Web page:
Public and private institutions around the world are facing the imminent risk of cyber assault, threatening business continuity. One cyber firm estimates global cybercrime costs will grow 15 percent year-over-year, reaching $10.5 trillion annually by 2025, underscoring the material risk for businesses that suffer a breach.
That is why it’s more important than ever for business leaders to be building cyber resilience as an urgent priority. “It’s never been more urgent due to the increasing opportunities for attackers to breach vulnerable systems, and incentives for them to do so as seen in the rise of ransomware and trade-secret theft,” says Scott Shackelford, professor of business law and ethics at the Indiana University Kelley School of Business.
He directs the Cybersecurity Management certificate program at Kelley — one of a growing number of executive education courses that are helping business leaders to gain skills in cybersecurity risk management, and best practices to better protect their organizations.
Cyber: now a strategic business issue
This has never been a more urgent priority for business executives to grasp, as the conversation around cyber risk has become a strategic business issue as opposed to just an operational one.
“Gone are the days in which conversations about cybersecurity were just happening among IT professionals,” Shackelford says. “We have seen C-suite executives and board members be held accountable for breaches, with increasing oversight from regulators — including from the SEC to require more robust disclosure of cybersecurity governance practices,” he says, referring to the US Securities and Exchange Commission.
The SEC’s new rule requires public companies to report breaches within four business days after discovery or face fines and other penalties. “Cybersecurity is essential to the functioning of any modern corporation, but for some it’s even becoming a competitive advantage, as well as a shared corporate social responsibility,” says Shackelford.
On Kelley’s executive course, participants learn about the technical, legal, and business dimensions of cybersecurity risk management, and how to communicate effectively about cyber risks across different industries and sectors.
So, what can businesses do to prepare for cyber assault, strengthen their protections, and protect against malware at this critical time?
Four steps to cyber resilience
In short: be cautious, proactive and informed, Shackelford says.
First, keep everything up to date. “Many breaches, including the 2017 one at the Equifax credit bureau that exposed the financial information of almost every American adult, boil down to someone leaving out-of-date software running,” he says.
Second, use strong, unique passwords — ones that are at least 14 characters long, with numbers, punctuation or symbols for added complexity.
Third, enable multi-factor authentication. “In many situations, websites are requiring users not only to provide a strong password but also to type in a separate code from an app, text message or email when logging in,” says Shackelford. You could also consider getting a physical digital key that can connect with your computer or smartphone.
Fourth, encrypt and back up your most important data. “If a hacker copies your files, all he’ll get is gibberish, rather than, for instance, your address book and financial records,” he says.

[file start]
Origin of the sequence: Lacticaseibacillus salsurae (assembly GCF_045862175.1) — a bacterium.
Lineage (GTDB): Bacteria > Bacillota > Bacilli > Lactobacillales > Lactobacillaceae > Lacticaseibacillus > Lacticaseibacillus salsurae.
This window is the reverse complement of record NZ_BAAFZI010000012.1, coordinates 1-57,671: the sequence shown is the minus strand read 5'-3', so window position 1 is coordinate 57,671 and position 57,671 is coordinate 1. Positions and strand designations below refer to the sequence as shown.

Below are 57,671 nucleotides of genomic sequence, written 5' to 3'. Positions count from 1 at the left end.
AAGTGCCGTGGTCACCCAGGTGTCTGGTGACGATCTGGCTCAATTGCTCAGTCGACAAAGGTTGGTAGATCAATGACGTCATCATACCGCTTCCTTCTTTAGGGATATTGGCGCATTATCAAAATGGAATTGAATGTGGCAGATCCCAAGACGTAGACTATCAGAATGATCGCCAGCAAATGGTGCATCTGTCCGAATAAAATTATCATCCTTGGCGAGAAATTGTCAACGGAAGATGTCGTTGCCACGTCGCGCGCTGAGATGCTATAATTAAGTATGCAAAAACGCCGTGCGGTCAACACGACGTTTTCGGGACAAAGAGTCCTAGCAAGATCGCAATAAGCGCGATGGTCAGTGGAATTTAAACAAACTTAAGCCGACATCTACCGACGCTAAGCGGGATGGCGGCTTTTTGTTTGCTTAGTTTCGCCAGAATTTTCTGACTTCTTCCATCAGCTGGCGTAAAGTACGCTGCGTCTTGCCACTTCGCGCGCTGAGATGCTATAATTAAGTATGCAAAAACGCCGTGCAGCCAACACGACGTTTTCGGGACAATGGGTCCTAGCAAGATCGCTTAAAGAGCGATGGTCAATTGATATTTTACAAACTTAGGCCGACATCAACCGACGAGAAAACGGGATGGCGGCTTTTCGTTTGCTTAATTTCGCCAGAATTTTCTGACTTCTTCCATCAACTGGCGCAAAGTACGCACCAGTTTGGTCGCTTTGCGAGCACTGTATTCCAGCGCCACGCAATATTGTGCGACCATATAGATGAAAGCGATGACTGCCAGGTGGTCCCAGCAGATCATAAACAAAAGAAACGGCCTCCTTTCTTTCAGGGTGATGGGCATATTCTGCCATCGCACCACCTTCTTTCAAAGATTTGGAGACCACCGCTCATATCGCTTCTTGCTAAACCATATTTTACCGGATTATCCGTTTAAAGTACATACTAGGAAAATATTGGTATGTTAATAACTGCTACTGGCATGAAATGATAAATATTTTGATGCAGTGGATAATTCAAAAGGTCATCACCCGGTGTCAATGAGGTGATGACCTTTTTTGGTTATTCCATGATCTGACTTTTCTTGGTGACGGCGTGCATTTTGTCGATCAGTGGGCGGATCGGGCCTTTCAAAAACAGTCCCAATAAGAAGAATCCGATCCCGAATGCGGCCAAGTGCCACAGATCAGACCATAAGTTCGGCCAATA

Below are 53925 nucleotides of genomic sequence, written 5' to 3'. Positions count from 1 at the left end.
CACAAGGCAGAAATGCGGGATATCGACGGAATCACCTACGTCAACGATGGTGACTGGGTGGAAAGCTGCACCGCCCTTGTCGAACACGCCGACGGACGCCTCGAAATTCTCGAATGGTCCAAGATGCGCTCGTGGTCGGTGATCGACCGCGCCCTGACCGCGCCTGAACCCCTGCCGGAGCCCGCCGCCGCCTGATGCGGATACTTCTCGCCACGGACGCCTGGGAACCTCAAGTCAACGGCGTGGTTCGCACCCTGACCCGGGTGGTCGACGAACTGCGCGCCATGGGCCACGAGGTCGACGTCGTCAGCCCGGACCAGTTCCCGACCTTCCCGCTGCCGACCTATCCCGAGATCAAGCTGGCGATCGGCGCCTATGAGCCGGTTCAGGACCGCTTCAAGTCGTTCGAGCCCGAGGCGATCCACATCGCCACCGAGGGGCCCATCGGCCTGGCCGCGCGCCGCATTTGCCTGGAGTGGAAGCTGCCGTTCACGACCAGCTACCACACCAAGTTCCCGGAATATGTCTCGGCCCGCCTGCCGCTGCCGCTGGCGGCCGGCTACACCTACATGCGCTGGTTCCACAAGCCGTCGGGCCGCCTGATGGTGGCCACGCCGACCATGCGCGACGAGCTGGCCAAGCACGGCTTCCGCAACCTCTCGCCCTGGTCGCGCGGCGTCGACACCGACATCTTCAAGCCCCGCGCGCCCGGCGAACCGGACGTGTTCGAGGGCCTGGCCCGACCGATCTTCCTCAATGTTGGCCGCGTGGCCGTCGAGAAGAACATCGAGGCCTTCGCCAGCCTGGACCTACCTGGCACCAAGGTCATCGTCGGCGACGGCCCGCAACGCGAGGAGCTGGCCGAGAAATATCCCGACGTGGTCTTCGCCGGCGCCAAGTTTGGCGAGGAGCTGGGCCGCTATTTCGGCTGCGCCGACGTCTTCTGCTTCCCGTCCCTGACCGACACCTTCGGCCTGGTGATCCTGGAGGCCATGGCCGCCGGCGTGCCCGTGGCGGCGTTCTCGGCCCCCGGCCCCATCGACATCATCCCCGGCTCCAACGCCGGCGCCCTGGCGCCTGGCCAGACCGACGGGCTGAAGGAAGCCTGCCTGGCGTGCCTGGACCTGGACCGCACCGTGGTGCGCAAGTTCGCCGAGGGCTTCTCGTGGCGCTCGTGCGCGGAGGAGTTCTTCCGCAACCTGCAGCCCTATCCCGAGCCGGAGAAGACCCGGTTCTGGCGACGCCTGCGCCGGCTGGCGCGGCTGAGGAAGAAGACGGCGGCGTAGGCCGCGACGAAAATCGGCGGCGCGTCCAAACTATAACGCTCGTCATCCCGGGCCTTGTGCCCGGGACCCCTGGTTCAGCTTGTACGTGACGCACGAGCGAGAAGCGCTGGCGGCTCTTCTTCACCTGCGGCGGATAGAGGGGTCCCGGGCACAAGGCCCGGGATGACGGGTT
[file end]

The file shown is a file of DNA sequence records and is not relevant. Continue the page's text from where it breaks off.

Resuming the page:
A wide array of executive courses
Shackelford’s course is far from the only option for leaders in business. MIT Sloan School of Management offers the Cybersecurity Governance for the Board of Directors program. There are multiple learning outcomes — including to address SEC requirements that boards, and senior executives understand and provide effective governance of their company's cybersecurity capabilities.
Keri Pearlson, executive director of cybersecurity at MIT Sloan, says that cyber resilience, instead of cyber protection, must be the key focus for organizations today. “We know that malicious actors are busy trying to find new and innovative ways to break into our organizations, steal our data and disrupt our businesses,” she says. “We cannot protect against every one of these kinds of attacks, in part because the bad guys are always coming up with new approaches. So the alternative is to build resilience.”
In the MIT course, the instructors share a basic framework for thinking about protection, detection, response and recovery so that board members have a way to structure their thinking about cybersecurity investments.
“We talk about regulations and responses, so board members understand what their regulatory entities expect,” Pearlson says. “We use case studies, tabletop exercises, lectures, and extensive discussions to expand each leader’s comfort level and current knowledge of cybersecurity, and to help create actionable insights so when they return to their organizations, they can take action immediately.”
MIT, and Kelley, are far from the only business schools offering cybersecurity programs for executives and board members. In the UK, the Oxford Cyber Security for Business Leaders Program gives participants a practical grounding in cyber security and its impact on organizations.
In Switzerland, IMD offers the Cybersecurity Risk and Strategy, on which participants learn to respond to new security threats and build a more cyber-resilient business. Meanwhile, New York’s Columbia Business School has launched a new course named Leading Cybersecurity in Your Organization. It has been designed for executives who want to better understand how to respond to the rapidly escalating risk of cyberattacks.
Such courses are likely to multiply in number as the frequency and severity of breaches increases, and business leaders are forced to respond.